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5 Hints for American Quarter Horse Coat Predictions When Deceptive Coats are Involved
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5 Hints for American Quarter Horse Coat Predictions When Deceptive Coats are Involved

Anticipation of the birth of a new foal builds. Names are contemplated and birth preparations are completed. A gestation of 11 months, allows for a lot of time to wonder about the coloring of the new foal. There are 17 colors within the American Quarter Horse breed. To avail some of the mystery, first determine the genetic color of the mare and the stallion involved. Enter the genetic color of both parents into an equine color coat calculator. The calculator will reveal the possibilities and odds. Hints for the American Quarter Horse color genetics listed below are often deceptive. These hints will assist owners to form an educated guess to predict the coat color for the anticipated new foal.

  1. Brown:  Chestnut, smoky black, or seal brown should not be included in this category. For this category, only the dark shades of bay are incorporated.
  2. Chestnut:  Chestnuts have a red to reddish-brown coat with a mane and tail in the same color, lighter or darker. Darker Chestnuts are sometimes confused with Blacks and lighter ones may resemble a Palomino. A true chestnut horse coat contains no black hairs, although the skin is black and the eyes are dark brown. There is a possibility for white markings and blue eyes with a Chestnut horse.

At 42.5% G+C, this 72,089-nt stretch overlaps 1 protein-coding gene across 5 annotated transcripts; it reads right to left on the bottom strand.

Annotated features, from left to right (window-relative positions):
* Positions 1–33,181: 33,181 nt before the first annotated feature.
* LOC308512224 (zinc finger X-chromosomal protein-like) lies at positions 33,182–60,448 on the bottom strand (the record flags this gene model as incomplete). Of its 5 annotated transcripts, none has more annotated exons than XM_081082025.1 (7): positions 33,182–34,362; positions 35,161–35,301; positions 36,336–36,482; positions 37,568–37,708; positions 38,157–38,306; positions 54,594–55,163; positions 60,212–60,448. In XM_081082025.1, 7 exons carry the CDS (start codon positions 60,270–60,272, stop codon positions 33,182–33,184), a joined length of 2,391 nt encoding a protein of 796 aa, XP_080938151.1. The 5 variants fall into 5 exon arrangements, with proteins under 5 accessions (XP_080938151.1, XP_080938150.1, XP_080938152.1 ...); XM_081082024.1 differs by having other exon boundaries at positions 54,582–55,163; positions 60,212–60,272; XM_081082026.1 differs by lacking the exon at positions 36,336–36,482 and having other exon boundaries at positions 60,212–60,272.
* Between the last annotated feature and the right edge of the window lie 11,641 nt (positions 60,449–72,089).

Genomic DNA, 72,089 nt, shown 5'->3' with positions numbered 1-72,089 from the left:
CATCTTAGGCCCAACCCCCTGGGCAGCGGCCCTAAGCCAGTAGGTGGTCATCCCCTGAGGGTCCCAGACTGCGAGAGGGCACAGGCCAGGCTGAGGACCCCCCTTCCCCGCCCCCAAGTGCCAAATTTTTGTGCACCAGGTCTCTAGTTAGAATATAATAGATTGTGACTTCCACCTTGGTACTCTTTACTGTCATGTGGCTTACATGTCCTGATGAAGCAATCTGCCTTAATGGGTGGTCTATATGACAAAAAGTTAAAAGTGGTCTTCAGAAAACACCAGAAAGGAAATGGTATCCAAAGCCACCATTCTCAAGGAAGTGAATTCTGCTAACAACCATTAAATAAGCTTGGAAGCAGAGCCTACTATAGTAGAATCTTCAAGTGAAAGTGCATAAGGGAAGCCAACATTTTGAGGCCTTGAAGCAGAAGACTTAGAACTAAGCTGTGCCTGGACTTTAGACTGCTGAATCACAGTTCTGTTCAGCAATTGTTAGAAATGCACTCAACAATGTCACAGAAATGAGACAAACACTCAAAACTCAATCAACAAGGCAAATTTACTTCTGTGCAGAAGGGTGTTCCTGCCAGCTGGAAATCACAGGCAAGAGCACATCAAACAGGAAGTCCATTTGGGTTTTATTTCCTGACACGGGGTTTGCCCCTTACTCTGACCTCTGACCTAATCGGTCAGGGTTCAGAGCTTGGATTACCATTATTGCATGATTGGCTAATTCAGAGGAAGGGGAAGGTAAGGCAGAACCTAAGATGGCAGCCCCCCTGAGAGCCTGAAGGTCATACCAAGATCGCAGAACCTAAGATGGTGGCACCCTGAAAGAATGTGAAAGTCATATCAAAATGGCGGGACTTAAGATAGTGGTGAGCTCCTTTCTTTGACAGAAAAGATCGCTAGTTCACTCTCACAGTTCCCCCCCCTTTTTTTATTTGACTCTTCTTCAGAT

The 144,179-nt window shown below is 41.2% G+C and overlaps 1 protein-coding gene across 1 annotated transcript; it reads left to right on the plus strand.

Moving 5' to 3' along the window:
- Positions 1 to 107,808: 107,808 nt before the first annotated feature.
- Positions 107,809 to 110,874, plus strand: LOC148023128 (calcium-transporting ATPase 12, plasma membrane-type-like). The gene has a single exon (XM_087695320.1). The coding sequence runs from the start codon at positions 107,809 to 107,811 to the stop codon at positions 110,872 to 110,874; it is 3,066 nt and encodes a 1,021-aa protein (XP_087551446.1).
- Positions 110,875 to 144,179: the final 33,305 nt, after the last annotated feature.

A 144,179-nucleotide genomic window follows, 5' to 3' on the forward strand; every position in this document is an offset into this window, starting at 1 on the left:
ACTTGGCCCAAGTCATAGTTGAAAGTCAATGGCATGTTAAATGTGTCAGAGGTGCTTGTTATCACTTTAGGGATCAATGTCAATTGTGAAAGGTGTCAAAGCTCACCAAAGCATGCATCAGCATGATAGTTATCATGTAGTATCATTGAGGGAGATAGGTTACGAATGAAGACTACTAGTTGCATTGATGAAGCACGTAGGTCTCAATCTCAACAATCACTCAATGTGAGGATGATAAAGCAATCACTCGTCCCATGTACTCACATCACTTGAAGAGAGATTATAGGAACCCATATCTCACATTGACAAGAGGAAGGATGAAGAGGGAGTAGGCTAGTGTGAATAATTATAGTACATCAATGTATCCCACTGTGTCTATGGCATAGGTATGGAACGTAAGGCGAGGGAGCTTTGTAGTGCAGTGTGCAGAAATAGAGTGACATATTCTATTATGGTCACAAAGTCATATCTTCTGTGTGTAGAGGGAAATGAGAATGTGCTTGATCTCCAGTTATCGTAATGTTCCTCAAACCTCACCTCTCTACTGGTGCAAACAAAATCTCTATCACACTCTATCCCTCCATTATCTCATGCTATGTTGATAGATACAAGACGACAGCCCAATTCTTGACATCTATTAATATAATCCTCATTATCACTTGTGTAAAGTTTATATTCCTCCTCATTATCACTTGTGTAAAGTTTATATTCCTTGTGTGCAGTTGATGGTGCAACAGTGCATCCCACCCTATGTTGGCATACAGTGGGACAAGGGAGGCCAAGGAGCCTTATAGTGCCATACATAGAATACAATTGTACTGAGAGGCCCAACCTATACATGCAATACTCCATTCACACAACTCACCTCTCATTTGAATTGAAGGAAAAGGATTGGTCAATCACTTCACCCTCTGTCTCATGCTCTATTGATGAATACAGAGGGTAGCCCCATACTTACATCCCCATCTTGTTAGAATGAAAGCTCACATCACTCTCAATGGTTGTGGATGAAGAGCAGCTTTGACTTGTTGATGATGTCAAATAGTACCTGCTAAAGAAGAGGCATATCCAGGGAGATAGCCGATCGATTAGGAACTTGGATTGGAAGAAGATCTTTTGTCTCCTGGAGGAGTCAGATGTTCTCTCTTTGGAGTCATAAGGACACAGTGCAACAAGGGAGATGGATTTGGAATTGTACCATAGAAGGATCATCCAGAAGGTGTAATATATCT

3. Red or Black Dun:  Horses with red, bay, seal brown or black coat pigments often carry a dilution gene. These horses are known as Duns. A Bay with a Dun gene may be confused with a Buckskin. There is now a test available to detect Seal Brown Duns.
  4. Roan:  A Roan has white hair intermingled with another colored hair on the majority of the body. The head, mane, lower legs and tail may be a solid color such as Chestnut. In this case, genetically the horse is a Chestnut. A horse with white hair mixed in with black is known as a Blue Roan. If the head, mane, lower legs and tail are black, the horse is genetically Black.
  5. Sorrel: A Sorrel is easily mistaken for a Chestnut. A Sorrel also carries two sets of red genes. The red genes in sorrels are dominant. There is no other gene, including black that is passed to the lineage. An equine with a red body, mane and tail could possibly be a Sorrel. While the body and tail colors may have some variation from red, such as blonde or flaxen, the body will have a red appearance. A Sorrel may be mistaken for a Palomino or Red Dun.

 

*Photo courtesy of  The Field Out Behind My Mother and Father’s Home by Jennifer Morton at Flickr’s Creative Commons.

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  1. immasweetiepie
    Another great article!
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